vernal conjunctivitis


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ver·nal con·junc·ti·vi·tis

a chronic, bilateral conjunctival inflammation with photophobia and intense itching that recurs seasonally during warm weather; characterized in the palpebral form by cobblestone papillae in the upper palpebral conjunctiva and in the bulbar form by gelatinous nodules adjacent to the corneoscleral limbus.

vernal conjunctivitis

[vur′nəl]
Etymology: L, vernare, springlike, conjunctivus, connecting; Gk, itis, inflammation
a chronic, bilateral inflammation of the conjunctiva, thought to be allergic in origin, that occurs most frequently in men under 20 years of age during the spring and summer. The most common symptoms include intense itching and a crusting discharge. Topical corticosteroids may be applied, and desensitization to pollen may be helpful. Compare allergic conjunctivitis.

vernal conjunctivitis

Ophthalmology A seasonal–spring and summer–inflammation of the conjunctivae, largely attributed to allergies Clinical Itchy, watery eyes, photophobia, cobblestone-like changes under the eyelid, scarring around the limbus which, if it extends onto the cornea, may compromise vision. See Conjunctivitis.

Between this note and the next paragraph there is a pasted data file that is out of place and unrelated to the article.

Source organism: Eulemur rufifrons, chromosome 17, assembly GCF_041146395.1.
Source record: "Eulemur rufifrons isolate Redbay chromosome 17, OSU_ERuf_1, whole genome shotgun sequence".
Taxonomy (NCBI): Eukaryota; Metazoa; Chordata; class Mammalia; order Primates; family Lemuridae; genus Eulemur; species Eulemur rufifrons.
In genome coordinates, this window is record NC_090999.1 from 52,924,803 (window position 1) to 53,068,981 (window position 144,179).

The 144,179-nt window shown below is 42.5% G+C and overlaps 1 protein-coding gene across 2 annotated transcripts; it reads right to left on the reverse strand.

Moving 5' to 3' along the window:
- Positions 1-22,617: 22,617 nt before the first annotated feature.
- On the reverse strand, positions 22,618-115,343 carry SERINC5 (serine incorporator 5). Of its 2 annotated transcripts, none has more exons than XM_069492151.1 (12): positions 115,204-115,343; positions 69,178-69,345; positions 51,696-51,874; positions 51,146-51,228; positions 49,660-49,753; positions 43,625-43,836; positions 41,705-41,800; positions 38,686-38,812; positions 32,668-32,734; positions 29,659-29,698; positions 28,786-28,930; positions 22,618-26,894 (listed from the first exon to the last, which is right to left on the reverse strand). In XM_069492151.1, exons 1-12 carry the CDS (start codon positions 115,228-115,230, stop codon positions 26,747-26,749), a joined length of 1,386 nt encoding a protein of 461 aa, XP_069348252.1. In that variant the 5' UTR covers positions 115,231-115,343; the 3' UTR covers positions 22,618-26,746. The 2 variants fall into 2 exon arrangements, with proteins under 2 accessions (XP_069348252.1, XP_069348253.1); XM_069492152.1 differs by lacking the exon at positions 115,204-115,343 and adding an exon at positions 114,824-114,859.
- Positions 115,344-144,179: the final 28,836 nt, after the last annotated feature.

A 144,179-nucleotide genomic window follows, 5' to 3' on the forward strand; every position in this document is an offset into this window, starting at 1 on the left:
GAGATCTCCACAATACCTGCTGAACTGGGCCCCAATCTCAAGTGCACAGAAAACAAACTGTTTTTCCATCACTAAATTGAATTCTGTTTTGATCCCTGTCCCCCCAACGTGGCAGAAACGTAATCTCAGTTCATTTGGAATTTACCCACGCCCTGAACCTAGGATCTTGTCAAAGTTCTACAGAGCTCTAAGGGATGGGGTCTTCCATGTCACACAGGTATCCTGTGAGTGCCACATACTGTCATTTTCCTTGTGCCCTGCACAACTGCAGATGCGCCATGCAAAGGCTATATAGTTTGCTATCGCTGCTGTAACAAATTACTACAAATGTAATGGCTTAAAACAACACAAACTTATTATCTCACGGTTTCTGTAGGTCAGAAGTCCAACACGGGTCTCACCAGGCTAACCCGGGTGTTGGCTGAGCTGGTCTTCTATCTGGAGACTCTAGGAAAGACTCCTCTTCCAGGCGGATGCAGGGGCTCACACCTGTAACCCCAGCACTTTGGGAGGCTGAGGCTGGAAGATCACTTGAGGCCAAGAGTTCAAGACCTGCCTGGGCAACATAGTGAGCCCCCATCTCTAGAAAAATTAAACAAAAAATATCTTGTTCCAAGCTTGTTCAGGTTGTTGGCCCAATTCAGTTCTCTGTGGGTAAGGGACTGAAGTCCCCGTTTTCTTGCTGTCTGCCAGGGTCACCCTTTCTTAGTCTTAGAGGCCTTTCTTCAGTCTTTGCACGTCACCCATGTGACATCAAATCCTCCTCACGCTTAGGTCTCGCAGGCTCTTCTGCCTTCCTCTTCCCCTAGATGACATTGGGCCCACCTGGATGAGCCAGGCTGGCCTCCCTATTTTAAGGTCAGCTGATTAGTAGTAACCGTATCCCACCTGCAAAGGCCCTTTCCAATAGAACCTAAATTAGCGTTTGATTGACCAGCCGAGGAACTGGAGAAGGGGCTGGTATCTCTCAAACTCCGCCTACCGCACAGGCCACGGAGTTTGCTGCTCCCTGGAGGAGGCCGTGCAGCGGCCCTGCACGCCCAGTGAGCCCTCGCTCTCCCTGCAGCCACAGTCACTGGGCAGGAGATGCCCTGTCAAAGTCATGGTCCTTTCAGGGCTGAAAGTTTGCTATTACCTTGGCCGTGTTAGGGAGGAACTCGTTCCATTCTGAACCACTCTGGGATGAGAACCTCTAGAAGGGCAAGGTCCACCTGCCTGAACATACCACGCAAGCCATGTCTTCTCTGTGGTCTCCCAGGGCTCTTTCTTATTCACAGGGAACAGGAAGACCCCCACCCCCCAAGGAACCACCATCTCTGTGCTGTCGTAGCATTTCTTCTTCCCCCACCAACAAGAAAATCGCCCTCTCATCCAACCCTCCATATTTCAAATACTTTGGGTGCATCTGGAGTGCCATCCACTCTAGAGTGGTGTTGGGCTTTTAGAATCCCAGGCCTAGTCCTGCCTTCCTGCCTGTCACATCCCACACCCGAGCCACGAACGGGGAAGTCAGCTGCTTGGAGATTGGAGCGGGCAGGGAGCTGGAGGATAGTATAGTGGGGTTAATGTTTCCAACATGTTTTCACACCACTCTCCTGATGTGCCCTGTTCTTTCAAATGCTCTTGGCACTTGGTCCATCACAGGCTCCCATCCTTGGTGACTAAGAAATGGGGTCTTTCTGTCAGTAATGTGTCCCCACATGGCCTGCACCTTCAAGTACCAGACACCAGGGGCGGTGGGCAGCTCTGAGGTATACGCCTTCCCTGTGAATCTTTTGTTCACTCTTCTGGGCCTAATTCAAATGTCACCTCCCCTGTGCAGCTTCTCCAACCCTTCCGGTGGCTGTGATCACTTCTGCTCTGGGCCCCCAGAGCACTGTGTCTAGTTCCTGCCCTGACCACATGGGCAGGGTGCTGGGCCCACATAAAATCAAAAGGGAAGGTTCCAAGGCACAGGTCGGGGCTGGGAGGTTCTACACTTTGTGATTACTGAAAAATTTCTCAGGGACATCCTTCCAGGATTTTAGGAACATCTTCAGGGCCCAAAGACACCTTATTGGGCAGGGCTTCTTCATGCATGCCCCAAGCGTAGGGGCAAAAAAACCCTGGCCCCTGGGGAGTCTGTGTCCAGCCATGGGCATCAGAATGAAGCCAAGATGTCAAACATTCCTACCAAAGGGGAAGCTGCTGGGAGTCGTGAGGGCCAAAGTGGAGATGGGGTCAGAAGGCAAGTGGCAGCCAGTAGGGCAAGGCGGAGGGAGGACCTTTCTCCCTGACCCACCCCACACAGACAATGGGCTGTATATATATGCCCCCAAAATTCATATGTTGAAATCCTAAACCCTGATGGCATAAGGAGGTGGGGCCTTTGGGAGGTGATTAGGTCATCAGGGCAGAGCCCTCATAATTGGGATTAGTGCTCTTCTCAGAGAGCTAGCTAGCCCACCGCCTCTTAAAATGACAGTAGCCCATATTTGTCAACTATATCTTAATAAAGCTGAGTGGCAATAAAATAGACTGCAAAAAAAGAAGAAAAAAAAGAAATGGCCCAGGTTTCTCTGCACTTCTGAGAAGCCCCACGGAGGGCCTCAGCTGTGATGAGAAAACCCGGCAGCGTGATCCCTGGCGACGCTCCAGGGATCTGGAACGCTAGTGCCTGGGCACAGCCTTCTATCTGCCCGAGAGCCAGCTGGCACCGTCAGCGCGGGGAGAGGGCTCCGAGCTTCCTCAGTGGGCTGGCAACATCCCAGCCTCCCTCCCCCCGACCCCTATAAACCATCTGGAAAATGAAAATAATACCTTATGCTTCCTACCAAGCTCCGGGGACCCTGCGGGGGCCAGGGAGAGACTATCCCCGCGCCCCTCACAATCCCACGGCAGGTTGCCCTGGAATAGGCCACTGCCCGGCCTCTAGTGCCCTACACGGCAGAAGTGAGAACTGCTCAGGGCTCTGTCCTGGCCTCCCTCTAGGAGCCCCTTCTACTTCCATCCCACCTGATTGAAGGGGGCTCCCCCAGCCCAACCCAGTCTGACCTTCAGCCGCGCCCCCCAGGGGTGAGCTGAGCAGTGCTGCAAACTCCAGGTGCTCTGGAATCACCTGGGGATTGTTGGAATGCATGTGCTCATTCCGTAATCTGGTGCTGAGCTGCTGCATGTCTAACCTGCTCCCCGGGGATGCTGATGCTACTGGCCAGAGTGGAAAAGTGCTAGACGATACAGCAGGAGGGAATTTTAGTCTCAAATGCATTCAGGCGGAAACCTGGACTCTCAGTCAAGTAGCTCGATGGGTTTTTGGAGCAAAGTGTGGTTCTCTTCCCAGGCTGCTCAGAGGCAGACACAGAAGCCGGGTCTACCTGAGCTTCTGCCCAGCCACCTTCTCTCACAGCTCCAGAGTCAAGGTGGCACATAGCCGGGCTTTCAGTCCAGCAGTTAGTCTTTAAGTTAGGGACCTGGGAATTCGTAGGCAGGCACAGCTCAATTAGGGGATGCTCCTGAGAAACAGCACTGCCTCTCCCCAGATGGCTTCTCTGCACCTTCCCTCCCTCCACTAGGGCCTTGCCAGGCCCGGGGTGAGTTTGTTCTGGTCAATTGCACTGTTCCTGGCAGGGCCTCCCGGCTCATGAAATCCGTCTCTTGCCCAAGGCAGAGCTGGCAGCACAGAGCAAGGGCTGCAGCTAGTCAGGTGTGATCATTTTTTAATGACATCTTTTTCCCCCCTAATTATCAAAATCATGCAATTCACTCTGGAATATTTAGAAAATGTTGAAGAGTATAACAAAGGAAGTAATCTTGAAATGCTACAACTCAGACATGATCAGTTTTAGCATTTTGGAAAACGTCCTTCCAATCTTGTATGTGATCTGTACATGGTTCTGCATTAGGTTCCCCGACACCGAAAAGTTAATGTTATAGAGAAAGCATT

ver·nal con·junc·ti·vi·tis

(vĕr'năl kŏn-jŭngk'ti-vī'tis)
A chronic, bilateral conjunctival inflammation with photophobia and intense itching that recurs seasonally during warm weather; characterized in the palpebral form by cobblestone papillae in the upper palpebral conjunctiva and in the bulbar form by gelatinous nodules adjacent to the corneoscleral limbus.
Synonym(s): spring conjunctivitis.

vernal conjunctivitis

An allergic form of inflammation of the CONJUNCTIVA probably caused by contact with spring pollens.
References in periodicals archive ?
Vernal conjunctivitis is often seen in young males and can be associated with asthma or eczema.
It is important to treat serious conditions like vernal conjunctivitis promptly, because if left untreated, they may lead to ulcers in the eye or even corneal scarring," Dr.
Topical cyclosporin A indications include among others, prevention of corneal graft rejection, ocular surface inflammatory diseases with an autoimmune component such as Sjoegren disease, vernal conjunctivitis, and peripheral ocular rheumatoid ulceration.